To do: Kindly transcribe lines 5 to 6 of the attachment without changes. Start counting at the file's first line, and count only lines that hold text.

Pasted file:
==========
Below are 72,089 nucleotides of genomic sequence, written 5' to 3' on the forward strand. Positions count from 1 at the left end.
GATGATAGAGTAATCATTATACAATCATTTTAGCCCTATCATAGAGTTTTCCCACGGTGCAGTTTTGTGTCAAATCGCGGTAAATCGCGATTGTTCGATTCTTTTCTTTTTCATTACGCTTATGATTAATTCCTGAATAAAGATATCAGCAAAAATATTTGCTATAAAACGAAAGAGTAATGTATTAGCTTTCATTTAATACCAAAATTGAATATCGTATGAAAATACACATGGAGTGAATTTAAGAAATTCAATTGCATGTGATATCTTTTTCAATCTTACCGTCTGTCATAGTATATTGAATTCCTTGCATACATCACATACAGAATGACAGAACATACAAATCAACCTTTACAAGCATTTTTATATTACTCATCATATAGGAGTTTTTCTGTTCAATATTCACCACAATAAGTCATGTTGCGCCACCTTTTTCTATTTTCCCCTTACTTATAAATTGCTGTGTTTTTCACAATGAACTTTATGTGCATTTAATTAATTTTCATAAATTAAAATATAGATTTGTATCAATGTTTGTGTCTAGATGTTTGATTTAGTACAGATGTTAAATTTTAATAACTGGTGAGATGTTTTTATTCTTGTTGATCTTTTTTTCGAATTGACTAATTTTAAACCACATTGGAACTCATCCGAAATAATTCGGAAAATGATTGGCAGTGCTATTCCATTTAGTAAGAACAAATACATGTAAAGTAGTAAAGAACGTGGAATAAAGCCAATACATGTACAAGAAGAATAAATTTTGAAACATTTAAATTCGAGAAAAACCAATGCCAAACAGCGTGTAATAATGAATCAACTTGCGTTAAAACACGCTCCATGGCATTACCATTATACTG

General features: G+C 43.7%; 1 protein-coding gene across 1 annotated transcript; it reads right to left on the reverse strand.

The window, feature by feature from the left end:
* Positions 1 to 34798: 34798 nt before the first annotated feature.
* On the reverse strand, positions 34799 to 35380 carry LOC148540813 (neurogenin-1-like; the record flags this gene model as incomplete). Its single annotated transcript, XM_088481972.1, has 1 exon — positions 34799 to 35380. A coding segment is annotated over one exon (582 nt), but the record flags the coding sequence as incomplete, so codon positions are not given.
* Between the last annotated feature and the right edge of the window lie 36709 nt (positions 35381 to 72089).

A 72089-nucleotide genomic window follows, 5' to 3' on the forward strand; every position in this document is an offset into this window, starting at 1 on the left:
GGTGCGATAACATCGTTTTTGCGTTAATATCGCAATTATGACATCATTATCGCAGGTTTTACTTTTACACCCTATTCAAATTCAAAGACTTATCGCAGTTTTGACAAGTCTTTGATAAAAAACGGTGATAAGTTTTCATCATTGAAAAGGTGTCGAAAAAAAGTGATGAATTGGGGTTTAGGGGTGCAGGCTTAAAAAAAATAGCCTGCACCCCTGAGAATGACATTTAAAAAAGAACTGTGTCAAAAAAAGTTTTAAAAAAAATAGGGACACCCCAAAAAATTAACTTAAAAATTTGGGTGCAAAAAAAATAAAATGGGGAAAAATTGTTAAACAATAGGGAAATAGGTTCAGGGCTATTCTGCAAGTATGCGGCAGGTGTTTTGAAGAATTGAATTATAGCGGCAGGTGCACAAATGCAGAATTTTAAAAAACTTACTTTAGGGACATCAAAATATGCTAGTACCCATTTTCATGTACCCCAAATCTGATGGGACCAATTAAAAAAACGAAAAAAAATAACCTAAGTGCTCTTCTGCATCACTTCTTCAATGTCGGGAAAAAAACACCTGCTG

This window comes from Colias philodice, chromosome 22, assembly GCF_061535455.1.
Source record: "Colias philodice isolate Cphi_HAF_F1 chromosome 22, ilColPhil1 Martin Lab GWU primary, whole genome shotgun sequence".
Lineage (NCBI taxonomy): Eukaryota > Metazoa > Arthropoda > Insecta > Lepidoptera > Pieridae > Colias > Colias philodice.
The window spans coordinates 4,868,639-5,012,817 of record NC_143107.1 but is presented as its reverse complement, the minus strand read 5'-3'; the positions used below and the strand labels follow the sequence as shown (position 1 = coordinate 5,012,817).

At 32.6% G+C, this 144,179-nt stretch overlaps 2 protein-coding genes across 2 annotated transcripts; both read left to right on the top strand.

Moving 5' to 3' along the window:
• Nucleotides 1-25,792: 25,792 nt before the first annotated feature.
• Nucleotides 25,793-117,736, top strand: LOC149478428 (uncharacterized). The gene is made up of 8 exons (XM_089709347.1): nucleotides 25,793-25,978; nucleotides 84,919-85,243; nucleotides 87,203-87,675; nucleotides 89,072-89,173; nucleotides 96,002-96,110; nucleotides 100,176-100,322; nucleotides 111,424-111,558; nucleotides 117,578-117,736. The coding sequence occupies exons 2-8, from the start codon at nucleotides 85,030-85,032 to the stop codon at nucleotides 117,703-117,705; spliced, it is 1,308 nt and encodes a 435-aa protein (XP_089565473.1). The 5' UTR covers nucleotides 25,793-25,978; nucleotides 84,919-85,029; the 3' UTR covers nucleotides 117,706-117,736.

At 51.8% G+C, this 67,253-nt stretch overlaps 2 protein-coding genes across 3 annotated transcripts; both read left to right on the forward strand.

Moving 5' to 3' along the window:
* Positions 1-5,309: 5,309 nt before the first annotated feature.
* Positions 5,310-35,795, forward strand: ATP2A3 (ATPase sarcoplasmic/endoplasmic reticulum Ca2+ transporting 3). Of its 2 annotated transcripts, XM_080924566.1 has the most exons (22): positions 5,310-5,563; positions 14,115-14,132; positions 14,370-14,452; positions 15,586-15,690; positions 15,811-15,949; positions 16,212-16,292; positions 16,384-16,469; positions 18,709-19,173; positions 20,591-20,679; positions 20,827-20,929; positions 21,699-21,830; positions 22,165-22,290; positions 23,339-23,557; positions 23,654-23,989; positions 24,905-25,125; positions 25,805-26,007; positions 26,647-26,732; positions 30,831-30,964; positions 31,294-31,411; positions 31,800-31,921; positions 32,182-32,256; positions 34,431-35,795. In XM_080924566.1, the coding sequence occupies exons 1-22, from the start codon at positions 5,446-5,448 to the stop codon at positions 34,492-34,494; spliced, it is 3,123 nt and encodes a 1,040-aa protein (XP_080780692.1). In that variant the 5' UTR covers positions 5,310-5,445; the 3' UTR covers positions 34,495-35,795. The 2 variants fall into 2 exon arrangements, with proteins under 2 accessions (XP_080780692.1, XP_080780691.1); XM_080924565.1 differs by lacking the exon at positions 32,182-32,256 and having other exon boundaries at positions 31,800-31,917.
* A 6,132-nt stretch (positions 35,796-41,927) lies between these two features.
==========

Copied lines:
* Positions 1 to 34798: 34798 nt before the first annotated feature.
* On the reverse strand, positions 34799 to 35380 carry LOC148540813 (neurogenin-1-like; the record flags this gene model as incomplete). Its single annotated transcript, XM_088481972.1, has 1 exon — positions 34799 to 35380. A coding segment is annotated over one exon (582 nt), but the record flags the coding sequence as incomplete, so codon positions are not given.